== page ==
Gene Estes suspects that growing up in the 'dry' precinct of Abilene, Texas may have inspired his alcohol-based ingenuity; he crafted his first batch of wine from Concord grape juice when he was just 23. Years later, after holding various pharmaceutical jobs and putting to use his Masters in Microbiology, Estes' interest in wine re-emerged with a full and passionate force. Today, as the president and vintner of Lost Oak Winery, Gene works alongside resident winemaker Jim Evans to craft a host of award-winning wines. Among them is the 2012 Viognier, which scored a double gold in the renowned San Francisco Chronicle International Wine competition—meaning all five judges awarded the varietal with top scores before gilding the bottle twice in molten gold.
The winery itself offers both guided and self-guided tours, offering visitors a glimpse into the wine-making process complete with samples straight from oak barrels. Additionally, special events draw guests to the lush grounds for live music, wine club events, and the pre-Christmas holiday open house, where they can place preemptive wine orders with Santa.
When Birgit and Bruce Anderson first purchased their 2-acre property in Burleson, Texas, the new surroundings where they grew vegetables and raised farm animals reminded them of the then-popular television show Little House on the Prairie. The couple—who originally trained as a tax agent and sociology professor—and their daughters farmed the land for several years before a 1995 trip to Napa Valley seduced them into the vineyard lifestyle. After 10 years of studying grape-growing and winemaking, the Andersons opened Sunset Winery, which they've nicknamed and trademarked "The Best Little Wine House in Texas."
Since opening, the late-blooming winemakers have established themselves by winning multiple prizes for their wines and drawing a steady stream of visitors each year. Sunset's lauded bottles include Moon Glow merlot and Twilight Tango malbec, the latter of which won top accolades at the 2009 GrapeFest People's Choice Wine Tasting Classic, edging out other malbecs and a chagrined Susan Lucci.
Located on Main Street of Grapevine, Texas, D'Vine Wine treats visitors to countless varieties of wine paired with savory cheese and charcuterie plates. In the tasting and dining area, honeycombed wine racks and wooden barrels line the earth-toned walls, allowing visitors to imagine they've been swept away to the rustic cottage of a Tuscan vintner or the panic room of a billionaire. Guests sip house-made sauvignon blanc, malbec, and fruit-infused wine, while customers consult with wine representatives on creating a personalized label for any occasion.
Nestled among the wooden corrals and brick façades of the historic Fort Worth Stockyards district, Cowtown Winery pairs meats and cheeses with red, white, semisweet, and dessert wines handcrafted by an in-house vintner. Amid shelves stocked with emerald rows of bottles, the winery’s tasting bar hosts daily samplings of premium wines such as the tart Silver Spur red and a pinot grigio with subtle aromas of apple, pear, and aged stetson hat. Live acoustic music on the weekends helps to inspire first-time winemakers as they consult with vintners to design custom labels and concoct up to 29 bottles of their own signature wine.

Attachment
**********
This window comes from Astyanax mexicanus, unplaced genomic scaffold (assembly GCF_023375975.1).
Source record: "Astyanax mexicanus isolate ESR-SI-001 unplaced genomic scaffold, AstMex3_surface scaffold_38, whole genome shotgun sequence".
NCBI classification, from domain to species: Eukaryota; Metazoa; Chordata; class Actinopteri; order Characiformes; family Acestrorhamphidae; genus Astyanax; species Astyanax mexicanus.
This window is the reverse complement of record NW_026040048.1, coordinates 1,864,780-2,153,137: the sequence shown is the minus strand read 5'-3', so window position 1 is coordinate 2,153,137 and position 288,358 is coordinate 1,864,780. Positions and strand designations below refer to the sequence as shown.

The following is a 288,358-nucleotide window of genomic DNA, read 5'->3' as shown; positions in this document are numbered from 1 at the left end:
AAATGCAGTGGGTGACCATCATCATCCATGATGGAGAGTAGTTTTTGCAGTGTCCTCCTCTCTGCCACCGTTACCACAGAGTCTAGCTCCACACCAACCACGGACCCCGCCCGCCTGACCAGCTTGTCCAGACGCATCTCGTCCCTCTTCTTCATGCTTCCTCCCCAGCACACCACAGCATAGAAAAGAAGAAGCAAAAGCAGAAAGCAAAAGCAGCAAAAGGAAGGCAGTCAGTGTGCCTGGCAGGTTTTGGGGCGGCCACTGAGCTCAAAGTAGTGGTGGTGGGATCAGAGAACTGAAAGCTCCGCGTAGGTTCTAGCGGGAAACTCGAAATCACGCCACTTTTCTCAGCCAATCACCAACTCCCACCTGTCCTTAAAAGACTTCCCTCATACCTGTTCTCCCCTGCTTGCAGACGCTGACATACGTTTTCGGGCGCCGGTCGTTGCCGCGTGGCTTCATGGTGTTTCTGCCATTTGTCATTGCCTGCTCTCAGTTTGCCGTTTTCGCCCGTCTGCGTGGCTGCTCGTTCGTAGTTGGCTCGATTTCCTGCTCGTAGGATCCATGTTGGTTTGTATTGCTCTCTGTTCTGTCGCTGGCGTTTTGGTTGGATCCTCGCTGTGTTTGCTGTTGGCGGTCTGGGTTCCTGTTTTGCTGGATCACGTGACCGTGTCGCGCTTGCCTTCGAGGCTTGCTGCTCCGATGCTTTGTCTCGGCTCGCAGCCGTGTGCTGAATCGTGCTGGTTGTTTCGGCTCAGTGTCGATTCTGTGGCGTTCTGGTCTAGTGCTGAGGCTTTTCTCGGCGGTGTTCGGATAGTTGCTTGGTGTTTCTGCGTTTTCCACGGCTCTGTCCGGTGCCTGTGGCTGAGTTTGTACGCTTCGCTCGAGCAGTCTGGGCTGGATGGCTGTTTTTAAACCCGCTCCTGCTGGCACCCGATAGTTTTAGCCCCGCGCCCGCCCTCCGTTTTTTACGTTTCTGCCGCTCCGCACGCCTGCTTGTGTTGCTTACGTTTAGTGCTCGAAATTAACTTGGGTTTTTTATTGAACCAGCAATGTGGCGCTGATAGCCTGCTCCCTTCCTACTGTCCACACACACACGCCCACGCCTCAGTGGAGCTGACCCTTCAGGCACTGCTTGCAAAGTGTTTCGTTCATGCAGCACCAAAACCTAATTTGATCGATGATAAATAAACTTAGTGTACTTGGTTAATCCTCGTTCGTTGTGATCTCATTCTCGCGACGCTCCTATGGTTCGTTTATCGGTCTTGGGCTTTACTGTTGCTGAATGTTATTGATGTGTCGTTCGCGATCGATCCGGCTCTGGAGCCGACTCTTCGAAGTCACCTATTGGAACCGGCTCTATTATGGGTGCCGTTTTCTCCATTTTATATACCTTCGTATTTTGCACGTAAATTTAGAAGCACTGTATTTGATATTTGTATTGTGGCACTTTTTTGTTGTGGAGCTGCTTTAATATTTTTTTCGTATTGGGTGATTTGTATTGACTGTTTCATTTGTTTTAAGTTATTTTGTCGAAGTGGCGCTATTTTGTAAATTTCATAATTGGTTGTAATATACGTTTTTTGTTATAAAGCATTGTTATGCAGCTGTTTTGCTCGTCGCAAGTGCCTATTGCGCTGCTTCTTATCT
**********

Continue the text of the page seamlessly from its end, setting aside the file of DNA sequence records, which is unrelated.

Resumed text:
Bear Creek Spirits & Wine breathes life into stale shindigs with a bountiful selection of snacks, mixers, glassware, and celebratory cigars. Cocktails can be deliciously blended using muddlers, shakers, and strainers with nonalcoholic mixers by Mr & Mrs T, including the classic bloody-mary mix ($5.99 for 64 oz. bottle), the tangy margarita mix ($4.49 for 1 L.), and the thick accents of a white russian. Chips and snacks ($0.99+) savor the flavor of any party table and can also become a strategic moat when placed around a wall of coolers. Liquid takes a distinct shape when bordered by exotic glassware, including the stocky Lolita Birthday shot glass ($12), the full-bodied BFF wine glass ($25), and the top-heavy Beach Diva martini glass ($25). Care for your bottles with aerators and foil cutters, or use cork cages to keep your souvenir stoppers from flying away. Smugly infiltrating the store with sweet aromas, an army of cigars including Cohibo Toro ($16.99), Ashton Churchill ($10.99), and Arturo Fuente Hemingway Short Story ($7.99), file into the in-store humidor and brag about whose leaves are the most desired.
The chefs at La Buena Vida Vineyards orchestrate symphonies of cheeses, vegetables, and spreads to create four varieties of thematic appetizer boards. Munch on complimentary crackers and tuck grapes into cheeks before nibbling on the tuscan board's genoa salami, manchego cheese, and spinach-parmesan dip. Or, opt for the veggie board, which offers an edible constellation of grilled artichoke hearts, cheese-stuffed red peppers, and a mozzarella that has been marinated in a spice blend whose recipe is heavily guarded, much like the final resting place of George Washington's axe. The strong flavors of olives compliment the subtle flavors of the mediterranean board's all-natural hummus, which steadies palates in preparation for soft, creamy Boursin cheese.